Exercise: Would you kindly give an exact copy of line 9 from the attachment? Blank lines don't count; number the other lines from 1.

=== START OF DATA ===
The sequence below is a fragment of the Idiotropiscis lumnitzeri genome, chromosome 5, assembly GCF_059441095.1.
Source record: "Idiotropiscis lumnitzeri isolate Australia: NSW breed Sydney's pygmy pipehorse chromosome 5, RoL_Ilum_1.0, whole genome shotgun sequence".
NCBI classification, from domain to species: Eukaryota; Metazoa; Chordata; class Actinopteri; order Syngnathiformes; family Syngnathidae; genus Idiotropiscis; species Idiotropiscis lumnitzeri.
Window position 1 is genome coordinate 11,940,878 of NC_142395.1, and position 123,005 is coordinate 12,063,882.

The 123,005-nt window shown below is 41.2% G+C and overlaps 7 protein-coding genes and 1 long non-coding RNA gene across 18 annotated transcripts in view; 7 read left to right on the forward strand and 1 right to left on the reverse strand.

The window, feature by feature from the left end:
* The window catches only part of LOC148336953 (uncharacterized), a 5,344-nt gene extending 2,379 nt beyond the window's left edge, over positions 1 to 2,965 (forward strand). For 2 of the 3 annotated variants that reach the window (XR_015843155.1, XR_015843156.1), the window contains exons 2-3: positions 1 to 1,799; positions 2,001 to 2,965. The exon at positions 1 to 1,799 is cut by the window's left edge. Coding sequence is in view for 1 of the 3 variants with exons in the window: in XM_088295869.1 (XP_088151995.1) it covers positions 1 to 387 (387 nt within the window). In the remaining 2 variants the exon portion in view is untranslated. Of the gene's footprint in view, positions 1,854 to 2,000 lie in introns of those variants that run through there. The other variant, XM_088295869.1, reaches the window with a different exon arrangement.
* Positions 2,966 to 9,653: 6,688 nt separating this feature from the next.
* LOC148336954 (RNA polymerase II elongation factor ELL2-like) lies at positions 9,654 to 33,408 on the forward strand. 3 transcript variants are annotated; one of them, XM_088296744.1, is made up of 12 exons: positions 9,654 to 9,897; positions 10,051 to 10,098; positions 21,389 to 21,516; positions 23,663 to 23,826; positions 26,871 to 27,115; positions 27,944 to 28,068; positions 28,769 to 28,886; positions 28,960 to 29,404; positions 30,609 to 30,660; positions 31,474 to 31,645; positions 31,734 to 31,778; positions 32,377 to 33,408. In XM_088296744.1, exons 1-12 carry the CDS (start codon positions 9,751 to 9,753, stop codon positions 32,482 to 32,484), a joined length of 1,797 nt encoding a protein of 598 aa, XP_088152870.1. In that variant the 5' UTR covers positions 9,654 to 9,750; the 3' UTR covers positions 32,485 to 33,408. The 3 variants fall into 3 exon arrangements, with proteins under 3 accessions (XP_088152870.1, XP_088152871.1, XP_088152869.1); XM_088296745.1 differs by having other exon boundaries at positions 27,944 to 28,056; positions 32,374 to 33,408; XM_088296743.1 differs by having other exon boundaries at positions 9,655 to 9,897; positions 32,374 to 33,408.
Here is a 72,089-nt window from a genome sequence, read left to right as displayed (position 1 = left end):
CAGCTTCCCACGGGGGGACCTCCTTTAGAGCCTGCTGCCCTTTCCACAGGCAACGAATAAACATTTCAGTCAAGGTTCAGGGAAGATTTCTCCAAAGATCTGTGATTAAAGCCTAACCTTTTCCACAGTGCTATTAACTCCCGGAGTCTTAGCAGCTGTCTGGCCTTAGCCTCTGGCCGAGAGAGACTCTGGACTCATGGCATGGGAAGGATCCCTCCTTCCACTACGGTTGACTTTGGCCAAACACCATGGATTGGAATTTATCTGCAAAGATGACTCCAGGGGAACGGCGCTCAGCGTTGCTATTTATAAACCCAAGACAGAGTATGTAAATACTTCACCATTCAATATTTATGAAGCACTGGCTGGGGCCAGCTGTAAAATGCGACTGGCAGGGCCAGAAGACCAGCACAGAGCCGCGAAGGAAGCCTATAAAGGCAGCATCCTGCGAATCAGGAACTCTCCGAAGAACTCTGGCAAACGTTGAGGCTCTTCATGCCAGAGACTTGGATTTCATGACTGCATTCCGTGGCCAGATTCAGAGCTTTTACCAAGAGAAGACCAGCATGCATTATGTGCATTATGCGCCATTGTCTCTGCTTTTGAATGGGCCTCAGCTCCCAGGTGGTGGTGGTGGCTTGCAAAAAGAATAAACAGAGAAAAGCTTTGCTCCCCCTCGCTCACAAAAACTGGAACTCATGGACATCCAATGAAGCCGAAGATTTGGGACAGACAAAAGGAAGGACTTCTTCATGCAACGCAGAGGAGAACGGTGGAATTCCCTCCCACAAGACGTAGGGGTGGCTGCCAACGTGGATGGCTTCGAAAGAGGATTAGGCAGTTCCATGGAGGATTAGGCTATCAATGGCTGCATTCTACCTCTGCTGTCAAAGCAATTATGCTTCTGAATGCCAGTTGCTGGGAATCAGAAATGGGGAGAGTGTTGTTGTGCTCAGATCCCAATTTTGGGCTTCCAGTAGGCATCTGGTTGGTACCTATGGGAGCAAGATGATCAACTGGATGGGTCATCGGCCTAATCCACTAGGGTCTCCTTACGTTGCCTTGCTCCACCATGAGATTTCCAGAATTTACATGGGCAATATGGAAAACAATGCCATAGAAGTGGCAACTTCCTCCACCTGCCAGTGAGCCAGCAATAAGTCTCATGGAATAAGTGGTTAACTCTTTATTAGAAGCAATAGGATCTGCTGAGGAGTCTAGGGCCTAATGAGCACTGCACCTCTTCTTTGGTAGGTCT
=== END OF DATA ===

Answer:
* LOC148336954 (RNA polymerase II elongation factor ELL2-like) lies at positions 9,654 to 33,408 on the forward strand. 3 transcript variants are annotated; one of them, XM_088296744.1, is made up of 12 exons: positions 9,654 to 9,897; positions 10,051 to 10,098; positions 21,389 to 21,516; positions 23,663 to 23,826; positions 26,871 to 27,115; positions 27,944 to 28,068; positions 28,769 to 28,886; positions 28,960 to 29,404; positions 30,609 to 30,660; positions 31,474 to 31,645; positions 31,734 to 31,778; positions 32,377 to 33,408. In XM_088296744.1, exons 1-12 carry the CDS (start codon positions 9,751 to 9,753, stop codon positions 32,482 to 32,484), a joined length of 1,797 nt encoding a protein of 598 aa, XP_088152870.1. In that variant the 5' UTR covers positions 9,654 to 9,750; the 3' UTR covers positions 32,485 to 33,408. The 3 variants fall into 3 exon arrangements, with proteins under 3 accessions (XP_088152870.1, XP_088152871.1, XP_088152869.1); XM_088296745.1 differs by having other exon boundaries at positions 27,944 to 28,056; positions 32,374 to 33,408; XM_088296743.1 differs by having other exon boundaries at positions 9,655 to 9,897; positions 32,374 to 33,408.